Category: 42 Word Reviews

The Famous Five: Everything You Ever Wanted to Know

The Famous Five: Everything You Ever Wanted to Know by Normal Wright; ill. Eileen Soper (Hodder, 2000) An odd, rather pointless reference book, bolstered by colour illustrations and snippets of information about Enid Blyton’s life and inspirations, yet mainly just a plodding recapitulation of Famous Five characters, plot lines and themes—which readers would already know from the novels.

Painting in the Shadows

Painting in the Shadows by Katherine Kovacic (Echo, 2019); audiobook read by Casey Withoos (W.F. Howes, 2020) Though the mystery and its investigation are quite slight, Kovacic concocts a cosy and somewhat fraught intrigue throughout. The text shines with passion for art, while Alex and John’s female/male friendship shows real Australian personality. Hogarth the Irish Wolfhound remains a delight.

Full Bore

Full Bore by William McInnes (Hachette, 2016); audiobook read by William McInnes (W F Howes, 2017) A gentle, rather wistful gathering together of memories and musings. McInnes presents recollections within recollections, the weave of his stories constituting less a riotous series of anecdotes and more an appreciation of life as a mosaic of shared happiness and small moments.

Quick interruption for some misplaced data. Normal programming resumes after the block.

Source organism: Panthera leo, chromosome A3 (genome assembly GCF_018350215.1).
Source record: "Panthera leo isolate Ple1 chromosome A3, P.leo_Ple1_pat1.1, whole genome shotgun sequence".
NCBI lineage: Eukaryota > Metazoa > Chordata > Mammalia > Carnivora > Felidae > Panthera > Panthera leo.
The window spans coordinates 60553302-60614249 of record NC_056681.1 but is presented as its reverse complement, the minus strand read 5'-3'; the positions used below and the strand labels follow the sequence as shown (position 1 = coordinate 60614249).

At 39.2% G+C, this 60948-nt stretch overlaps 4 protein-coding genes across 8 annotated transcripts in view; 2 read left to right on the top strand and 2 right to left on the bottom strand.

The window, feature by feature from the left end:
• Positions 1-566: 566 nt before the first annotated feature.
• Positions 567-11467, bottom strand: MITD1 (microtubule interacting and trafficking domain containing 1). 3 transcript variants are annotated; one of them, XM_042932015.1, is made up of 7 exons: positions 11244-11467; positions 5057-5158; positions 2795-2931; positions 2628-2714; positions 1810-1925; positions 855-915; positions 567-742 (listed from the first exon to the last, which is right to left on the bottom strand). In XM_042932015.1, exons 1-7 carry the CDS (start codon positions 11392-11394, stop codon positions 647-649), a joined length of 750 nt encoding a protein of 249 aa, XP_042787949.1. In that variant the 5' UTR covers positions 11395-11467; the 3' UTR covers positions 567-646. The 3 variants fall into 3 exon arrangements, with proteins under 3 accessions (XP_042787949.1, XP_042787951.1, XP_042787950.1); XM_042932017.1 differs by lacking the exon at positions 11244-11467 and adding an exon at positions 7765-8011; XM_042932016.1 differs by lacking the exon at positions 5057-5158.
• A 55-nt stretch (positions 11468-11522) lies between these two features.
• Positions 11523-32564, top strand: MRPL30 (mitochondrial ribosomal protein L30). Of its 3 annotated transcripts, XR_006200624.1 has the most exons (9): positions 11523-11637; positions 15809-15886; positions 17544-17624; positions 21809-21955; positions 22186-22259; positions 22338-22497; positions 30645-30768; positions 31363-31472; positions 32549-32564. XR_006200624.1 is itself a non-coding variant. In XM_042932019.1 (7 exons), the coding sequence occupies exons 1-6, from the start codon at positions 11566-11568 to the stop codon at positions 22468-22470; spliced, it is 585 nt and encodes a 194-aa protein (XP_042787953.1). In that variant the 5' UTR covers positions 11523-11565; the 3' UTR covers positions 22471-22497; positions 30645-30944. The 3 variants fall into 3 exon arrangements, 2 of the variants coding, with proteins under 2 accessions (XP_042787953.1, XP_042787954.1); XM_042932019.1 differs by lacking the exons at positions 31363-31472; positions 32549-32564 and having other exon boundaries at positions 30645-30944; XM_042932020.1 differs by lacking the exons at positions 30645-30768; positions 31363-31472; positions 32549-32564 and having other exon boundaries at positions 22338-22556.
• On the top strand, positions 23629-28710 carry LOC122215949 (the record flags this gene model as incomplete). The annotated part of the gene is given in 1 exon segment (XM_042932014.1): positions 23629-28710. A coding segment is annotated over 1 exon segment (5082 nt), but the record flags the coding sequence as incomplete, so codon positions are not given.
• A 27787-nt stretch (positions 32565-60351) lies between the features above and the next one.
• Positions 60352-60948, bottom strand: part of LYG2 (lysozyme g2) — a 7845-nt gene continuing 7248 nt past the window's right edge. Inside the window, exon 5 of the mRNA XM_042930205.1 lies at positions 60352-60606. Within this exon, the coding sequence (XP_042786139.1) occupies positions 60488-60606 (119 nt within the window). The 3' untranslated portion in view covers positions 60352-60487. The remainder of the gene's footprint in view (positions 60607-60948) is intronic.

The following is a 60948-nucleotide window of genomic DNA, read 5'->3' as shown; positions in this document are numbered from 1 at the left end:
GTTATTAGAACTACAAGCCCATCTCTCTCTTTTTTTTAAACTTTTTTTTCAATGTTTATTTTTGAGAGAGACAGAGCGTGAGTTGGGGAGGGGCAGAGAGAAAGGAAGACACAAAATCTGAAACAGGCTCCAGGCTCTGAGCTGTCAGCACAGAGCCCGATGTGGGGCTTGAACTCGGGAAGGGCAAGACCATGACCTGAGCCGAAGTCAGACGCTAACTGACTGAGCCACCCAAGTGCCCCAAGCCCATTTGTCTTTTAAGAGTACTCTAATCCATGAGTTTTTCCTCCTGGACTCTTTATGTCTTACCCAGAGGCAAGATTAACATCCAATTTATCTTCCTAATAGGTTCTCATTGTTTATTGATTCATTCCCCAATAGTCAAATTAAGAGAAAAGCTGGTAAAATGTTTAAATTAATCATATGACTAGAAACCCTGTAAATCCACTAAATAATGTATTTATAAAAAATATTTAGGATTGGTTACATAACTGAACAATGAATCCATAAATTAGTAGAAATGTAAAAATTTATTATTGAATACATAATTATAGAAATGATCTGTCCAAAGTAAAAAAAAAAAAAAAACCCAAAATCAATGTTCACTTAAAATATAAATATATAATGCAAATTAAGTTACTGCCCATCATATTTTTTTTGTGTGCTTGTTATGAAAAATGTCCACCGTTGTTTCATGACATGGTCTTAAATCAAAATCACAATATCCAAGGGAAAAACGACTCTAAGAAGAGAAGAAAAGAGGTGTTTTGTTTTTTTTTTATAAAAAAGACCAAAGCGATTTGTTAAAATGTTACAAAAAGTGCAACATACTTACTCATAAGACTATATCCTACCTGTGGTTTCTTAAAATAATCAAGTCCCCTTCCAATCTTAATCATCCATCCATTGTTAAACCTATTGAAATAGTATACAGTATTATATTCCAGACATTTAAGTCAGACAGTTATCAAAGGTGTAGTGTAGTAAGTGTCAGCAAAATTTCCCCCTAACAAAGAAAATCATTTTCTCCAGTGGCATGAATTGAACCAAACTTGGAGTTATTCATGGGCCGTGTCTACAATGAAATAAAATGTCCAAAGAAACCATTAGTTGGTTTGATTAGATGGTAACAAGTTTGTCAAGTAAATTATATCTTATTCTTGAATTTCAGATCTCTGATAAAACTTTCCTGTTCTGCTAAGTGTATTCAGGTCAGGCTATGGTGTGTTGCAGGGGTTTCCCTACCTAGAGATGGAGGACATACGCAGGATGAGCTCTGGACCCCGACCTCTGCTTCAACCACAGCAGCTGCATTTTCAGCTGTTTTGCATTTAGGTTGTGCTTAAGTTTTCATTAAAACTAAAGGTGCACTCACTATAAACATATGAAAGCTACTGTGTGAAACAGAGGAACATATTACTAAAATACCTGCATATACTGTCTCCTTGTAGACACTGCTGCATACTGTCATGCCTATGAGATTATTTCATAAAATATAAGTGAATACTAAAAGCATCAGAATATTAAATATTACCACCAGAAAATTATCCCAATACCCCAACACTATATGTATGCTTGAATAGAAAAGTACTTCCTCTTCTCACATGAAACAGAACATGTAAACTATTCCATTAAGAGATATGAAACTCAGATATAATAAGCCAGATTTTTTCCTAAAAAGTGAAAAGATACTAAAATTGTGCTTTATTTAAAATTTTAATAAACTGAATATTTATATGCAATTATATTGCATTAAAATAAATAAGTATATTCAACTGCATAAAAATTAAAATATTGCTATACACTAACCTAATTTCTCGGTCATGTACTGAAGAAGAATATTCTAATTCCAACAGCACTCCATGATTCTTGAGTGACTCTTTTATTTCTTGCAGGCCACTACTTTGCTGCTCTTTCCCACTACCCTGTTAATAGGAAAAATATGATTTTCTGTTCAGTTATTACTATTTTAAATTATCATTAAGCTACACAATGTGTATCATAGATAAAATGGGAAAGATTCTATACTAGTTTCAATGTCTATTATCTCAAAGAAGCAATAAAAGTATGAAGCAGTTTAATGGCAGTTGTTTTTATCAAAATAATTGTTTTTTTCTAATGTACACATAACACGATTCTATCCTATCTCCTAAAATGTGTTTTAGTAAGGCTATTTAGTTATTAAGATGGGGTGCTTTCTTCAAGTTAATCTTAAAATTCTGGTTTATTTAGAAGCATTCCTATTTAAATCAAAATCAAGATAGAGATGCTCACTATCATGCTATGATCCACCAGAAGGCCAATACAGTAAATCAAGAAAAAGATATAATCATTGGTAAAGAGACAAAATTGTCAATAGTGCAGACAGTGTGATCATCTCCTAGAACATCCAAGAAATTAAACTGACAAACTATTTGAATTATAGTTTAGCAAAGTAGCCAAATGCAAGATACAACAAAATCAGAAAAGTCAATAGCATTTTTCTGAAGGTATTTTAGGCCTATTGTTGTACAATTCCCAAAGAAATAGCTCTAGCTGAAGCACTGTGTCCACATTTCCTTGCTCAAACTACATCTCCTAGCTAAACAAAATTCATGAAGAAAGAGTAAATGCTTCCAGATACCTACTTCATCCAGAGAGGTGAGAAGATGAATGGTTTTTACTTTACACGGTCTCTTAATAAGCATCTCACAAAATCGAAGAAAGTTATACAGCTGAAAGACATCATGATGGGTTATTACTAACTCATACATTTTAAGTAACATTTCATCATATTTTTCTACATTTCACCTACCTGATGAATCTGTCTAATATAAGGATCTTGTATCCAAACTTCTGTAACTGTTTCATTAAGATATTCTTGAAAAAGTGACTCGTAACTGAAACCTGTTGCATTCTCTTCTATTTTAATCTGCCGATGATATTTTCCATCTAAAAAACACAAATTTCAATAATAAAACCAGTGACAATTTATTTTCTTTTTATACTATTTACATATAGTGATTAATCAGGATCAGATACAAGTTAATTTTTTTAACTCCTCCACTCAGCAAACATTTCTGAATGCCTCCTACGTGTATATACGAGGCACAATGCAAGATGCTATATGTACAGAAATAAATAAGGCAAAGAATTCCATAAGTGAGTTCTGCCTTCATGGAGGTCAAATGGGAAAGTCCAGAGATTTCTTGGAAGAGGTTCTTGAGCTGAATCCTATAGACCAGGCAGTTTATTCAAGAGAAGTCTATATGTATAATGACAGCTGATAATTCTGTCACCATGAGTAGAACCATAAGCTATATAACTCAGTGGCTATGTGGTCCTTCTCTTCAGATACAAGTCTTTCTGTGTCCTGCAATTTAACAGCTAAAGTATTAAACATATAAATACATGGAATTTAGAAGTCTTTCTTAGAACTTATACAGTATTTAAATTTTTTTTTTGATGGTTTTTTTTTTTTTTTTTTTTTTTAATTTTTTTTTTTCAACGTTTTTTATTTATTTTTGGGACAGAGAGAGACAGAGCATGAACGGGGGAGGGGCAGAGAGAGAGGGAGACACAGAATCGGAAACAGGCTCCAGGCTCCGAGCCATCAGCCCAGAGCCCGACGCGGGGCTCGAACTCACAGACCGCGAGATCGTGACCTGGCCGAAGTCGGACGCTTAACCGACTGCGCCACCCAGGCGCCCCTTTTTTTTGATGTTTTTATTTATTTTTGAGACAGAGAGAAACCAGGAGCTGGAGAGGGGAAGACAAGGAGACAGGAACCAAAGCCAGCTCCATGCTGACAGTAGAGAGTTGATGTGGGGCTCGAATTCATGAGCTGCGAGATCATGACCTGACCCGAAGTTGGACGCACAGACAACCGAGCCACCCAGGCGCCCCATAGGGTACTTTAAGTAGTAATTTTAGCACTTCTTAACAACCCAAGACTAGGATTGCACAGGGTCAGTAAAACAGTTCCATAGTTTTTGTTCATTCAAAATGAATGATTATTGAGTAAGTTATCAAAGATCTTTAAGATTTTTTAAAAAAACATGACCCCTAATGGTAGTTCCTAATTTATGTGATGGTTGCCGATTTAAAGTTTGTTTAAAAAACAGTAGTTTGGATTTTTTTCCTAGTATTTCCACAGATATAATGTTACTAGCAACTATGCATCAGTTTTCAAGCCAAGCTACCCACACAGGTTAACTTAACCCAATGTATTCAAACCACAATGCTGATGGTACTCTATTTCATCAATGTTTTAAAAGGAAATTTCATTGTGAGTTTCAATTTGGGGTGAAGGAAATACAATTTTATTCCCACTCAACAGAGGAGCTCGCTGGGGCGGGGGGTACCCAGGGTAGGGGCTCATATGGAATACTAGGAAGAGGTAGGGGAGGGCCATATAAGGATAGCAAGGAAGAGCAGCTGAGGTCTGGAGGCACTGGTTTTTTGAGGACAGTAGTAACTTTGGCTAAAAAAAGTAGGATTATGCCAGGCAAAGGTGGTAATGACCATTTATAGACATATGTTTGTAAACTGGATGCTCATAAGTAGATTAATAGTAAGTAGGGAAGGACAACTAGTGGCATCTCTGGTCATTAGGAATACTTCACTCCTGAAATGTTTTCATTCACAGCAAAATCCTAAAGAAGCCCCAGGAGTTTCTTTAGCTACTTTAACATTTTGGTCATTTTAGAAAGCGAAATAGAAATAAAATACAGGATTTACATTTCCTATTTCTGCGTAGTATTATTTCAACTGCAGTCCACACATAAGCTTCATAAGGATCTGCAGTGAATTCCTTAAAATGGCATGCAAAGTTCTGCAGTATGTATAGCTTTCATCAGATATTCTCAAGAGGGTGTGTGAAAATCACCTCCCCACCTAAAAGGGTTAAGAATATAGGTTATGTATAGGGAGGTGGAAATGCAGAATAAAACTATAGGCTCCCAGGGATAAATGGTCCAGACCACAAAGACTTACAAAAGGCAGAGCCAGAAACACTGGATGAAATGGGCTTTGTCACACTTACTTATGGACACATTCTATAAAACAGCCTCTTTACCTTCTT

Ella Minnow Pea

Ella Minnow Pea: A Progressively Lipogrammatic Epistolary Fable by Mark Dunn (MacAdam/Cage, 2001) Not as clever or amusing as it imagines itself to be, but still an effective satire on government, dogma and the corrupting influence of absolute power. With the loss of language (denoting civil liberties), even the most eloquent of societies quickly degenerates.

RocknRolla

RocknRolla dir. Guy Ritchie (2008) The usual Ritchie blend of half-sinister, half-hapless gangsters carrying on their respective operations and out-scheming one another. Apart from some impossible-to-kill Russians, a bit light on the humour necessary to elevate its Gordian plot knot above intricately self-absorbed and style-heavy dicking about.

A Pinch of Magic

A Pinch of Magic by Michelle Harrison (Simon & Schuster Children’s, 2019); audiobook read by Nicky Diss (Simon Schuster Audio, 2019) An assured fairy tale fantasy on the developmental cusp where MG turns to YA. The setting is grim, the story a gripping, character-driven adventure that twists genre to sidestep contrivance. Betty and her sisters have real personality, especially in…

Doctor Who: The Lichyrwick Abomination

Doctor Who: The Lichyrwick Abomination by Joe Vevers; audiobook read by Jacob Dudman (Big Finish, 2021) A curiously meandering short story. While Vevers focusses on moodiness and setting, the core of the premise itself—Malcolm’s guilt—becomes lost in the mist. Dudman’s reading goes some way towards salvaging the production but it’s still a bit of a muddle.